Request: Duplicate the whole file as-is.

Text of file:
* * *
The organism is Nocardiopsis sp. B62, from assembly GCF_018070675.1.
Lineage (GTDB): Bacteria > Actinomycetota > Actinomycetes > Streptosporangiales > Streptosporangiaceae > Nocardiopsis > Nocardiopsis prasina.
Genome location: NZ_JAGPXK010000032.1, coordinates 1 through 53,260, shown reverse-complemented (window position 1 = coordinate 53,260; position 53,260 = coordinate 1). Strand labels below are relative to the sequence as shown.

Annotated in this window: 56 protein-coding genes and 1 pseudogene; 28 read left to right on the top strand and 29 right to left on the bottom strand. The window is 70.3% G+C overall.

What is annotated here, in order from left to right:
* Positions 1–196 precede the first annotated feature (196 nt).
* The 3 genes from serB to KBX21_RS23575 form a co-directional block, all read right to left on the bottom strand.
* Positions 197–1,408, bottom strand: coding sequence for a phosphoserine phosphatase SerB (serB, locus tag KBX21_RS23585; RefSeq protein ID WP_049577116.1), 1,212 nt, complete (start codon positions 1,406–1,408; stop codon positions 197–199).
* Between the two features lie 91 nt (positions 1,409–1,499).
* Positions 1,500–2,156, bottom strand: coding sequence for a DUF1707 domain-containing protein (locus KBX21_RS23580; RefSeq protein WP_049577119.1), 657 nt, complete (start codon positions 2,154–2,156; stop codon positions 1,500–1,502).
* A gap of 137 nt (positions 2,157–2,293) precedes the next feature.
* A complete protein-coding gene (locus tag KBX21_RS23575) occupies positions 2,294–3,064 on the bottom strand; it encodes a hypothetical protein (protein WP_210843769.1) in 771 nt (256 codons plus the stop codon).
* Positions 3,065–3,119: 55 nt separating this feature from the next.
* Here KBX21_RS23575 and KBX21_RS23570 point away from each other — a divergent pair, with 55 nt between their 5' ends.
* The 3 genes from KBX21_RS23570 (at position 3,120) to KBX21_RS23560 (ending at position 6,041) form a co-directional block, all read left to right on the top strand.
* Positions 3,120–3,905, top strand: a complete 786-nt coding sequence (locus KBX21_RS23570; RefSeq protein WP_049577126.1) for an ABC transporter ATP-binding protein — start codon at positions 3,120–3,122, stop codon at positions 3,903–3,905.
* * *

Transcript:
The organism is Nocardiopsis sp. B62, from assembly GCF_018070675.1.
Lineage (GTDB): Bacteria > Actinomycetota > Actinomycetes > Streptosporangiales > Streptosporangiaceae > Nocardiopsis > Nocardiopsis prasina.
Genome location: NZ_JAGPXK010000032.1, coordinates 1 through 53,260, shown reverse-complemented (window position 1 = coordinate 53,260; position 53,260 = coordinate 1). Strand labels below are relative to the sequence as shown.

Annotated in this window: 56 protein-coding genes and 1 pseudogene; 28 read left to right on the top strand and 29 right to left on the bottom strand. The window is 70.3% G+C overall.

What is annotated here, in order from left to right:
* Positions 1–196 precede the first annotated feature (196 nt).
* The 3 genes from serB to KBX21_RS23575 form a co-directional block, all read right to left on the bottom strand.
* Positions 197–1,408, bottom strand: coding sequence for a phosphoserine phosphatase SerB (serB, locus tag KBX21_RS23585; RefSeq protein ID WP_049577116.1), 1,212 nt, complete (start codon positions 1,406–1,408; stop codon positions 197–199).
* Between the two features lie 91 nt (positions 1,409–1,499).
* Positions 1,500–2,156, bottom strand: coding sequence for a DUF1707 domain-containing protein (locus KBX21_RS23580; RefSeq protein WP_049577119.1), 657 nt, complete (start codon positions 2,154–2,156; stop codon positions 1,500–1,502).
* A gap of 137 nt (positions 2,157–2,293) precedes the next feature.
* A complete protein-coding gene (locus tag KBX21_RS23575) occupies positions 2,294–3,064 on the bottom strand; it encodes a hypothetical protein (protein WP_210843769.1) in 771 nt (256 codons plus the stop codon).
* Positions 3,065–3,119: 55 nt separating this feature from the next.
* Here KBX21_RS23575 and KBX21_RS23570 point away from each other — a divergent pair, with 55 nt between their 5' ends.
* The 3 genes from KBX21_RS23570 (at position 3,120) to KBX21_RS23560 (ending at position 6,041) form a co-directional block, all read left to right on the top strand.
* Positions 3,120–3,905, top strand: a complete 786-nt coding sequence (locus KBX21_RS23570; RefSeq protein WP_049577126.1) for an ABC transporter ATP-binding protein — start codon at positions 3,120–3,122, stop codon at positions 3,903–3,905.